AL amyloidosis, which is also called amyloid light-chain amyloidosis or primary amyloidosis, can affect many different organs. It most commonly leads to problems with the heart and the kidneys. About 70 percent of people with AL amyloidosis have amyloid deposits in one or both of these organs. This condition can also affect the nervous system, digestive system, and skin. In fact, AL amyloidosis can affect any type of tissue except for the brain and spinal cord.
Some people with AL amyloidosis may only have one affected organ, but most people experience problems with multiple organs, especially as the disease progresses. People who have amyloid deposits in more than one organ are more likely to have a worse prognosis. Your affected organs may play a role in which symptoms you experience, the treatments you receive, and the outlook you have.
Amyloidosis is caused by abnormal proteins that attach together, forming clumps. These clumps can be deposited in different organs and tissues. As more amyloid proteins are produced and amyloid deposits build up within an organ, they can prevent that organ from working correctly. The organ can become damaged, leading to disease symptoms and eventually, organ failure.
Experts believe there are a couple of reasons amyloid deposits cause damage:
There are different types of amyloidosis. Some types are localized, meaning amyloid deposits are only found in one location in the body. Other types are systemic and cause amyloid proteins to build up in many areas.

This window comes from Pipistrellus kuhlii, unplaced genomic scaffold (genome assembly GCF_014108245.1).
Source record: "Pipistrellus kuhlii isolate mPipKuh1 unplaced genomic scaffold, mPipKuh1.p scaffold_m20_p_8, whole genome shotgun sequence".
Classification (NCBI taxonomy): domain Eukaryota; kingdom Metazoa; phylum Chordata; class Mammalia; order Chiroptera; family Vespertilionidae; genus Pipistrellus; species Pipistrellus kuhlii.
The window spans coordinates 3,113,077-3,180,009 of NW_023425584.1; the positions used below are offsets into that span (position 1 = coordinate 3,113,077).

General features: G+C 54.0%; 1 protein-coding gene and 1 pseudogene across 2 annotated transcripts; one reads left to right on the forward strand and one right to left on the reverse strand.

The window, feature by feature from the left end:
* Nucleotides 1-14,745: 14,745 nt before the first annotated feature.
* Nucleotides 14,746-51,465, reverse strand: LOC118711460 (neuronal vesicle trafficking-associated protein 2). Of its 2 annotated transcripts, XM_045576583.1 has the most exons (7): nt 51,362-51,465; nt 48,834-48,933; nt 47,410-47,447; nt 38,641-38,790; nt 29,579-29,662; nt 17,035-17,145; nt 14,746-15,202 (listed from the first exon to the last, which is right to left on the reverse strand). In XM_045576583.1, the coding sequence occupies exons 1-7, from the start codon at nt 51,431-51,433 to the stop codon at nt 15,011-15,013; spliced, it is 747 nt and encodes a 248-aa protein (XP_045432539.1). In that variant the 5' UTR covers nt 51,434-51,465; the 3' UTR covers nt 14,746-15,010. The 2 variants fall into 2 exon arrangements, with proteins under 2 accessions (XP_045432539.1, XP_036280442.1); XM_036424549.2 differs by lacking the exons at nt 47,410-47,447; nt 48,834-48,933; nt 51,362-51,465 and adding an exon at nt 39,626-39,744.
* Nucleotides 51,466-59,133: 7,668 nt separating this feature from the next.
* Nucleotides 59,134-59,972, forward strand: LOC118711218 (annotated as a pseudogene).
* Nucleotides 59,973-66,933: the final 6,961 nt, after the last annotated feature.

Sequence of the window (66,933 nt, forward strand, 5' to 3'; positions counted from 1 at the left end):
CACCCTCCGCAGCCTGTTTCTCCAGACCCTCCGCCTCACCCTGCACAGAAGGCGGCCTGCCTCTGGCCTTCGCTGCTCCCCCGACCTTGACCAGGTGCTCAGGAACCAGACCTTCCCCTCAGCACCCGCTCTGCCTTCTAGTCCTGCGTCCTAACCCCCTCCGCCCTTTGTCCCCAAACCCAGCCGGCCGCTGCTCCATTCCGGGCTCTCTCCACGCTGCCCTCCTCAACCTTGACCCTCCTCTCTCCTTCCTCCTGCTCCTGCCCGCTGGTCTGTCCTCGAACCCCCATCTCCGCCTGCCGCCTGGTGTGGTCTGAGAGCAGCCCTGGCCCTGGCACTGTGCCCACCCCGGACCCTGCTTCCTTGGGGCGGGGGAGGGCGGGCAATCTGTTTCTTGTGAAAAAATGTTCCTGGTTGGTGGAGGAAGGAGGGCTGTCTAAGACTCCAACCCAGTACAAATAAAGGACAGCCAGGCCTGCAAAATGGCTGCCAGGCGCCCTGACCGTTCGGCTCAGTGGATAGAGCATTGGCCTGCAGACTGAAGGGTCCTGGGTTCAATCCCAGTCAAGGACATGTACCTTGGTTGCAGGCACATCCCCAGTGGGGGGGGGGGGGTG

AL amyloidosis is the most common type of systemic amyloidosis. In this subtype, plasma cells — a type of white blood cell — make misshapen light-chain proteins. Light chains are used to form antibodies, immune proteins that kill germs and fight infections. Although plasma cells are usually found in the bone marrow tissue located inside of certain bones, the amyloid light-chain proteins they produce can spread throughout the body.
Read about the connection between AL amyloidosis and blood cancers, such as multiple myeloma.
The symptoms you have may provide a clue as to which organs are affected. To determine whether AL amyloidosis is damaging a particular organ, your doctor may recommend a biopsy. During this procedure, a small sample of the organ will be removed and sent to a lab. There, specialists will stain the tissue with a dye called Congo red. The sample will turn green if amyloid proteins are present within that organ. Knowing which organs may be damaged may help you and your health care team understand how to treat your condition and what your prognosis might be.
Read about staging and progression in AL amyloidosis.
As many as 3 out of 4 people with AL amyloidosis develop amyloid proteins in the muscle tissue of their hearts. This is sometimes referred to as cardiac amyloidosis. When amyloid fibrils collect in the heart, the walls of this organ become thicker, which can lead to heart failure. Common symptoms that may indicate heart damage include:
The main factor that determines a person’s AL amyloidosis prognosis is whether the disease affects the heart. Past studies have found that those who have heart failure due to AL amyloidosis live for an average of six months after diagnosis, if the disease is left untreated. However, newer treatments may be improving survival rates. For example, receiving a heart transplant often leads to better outcomes. Studies show that: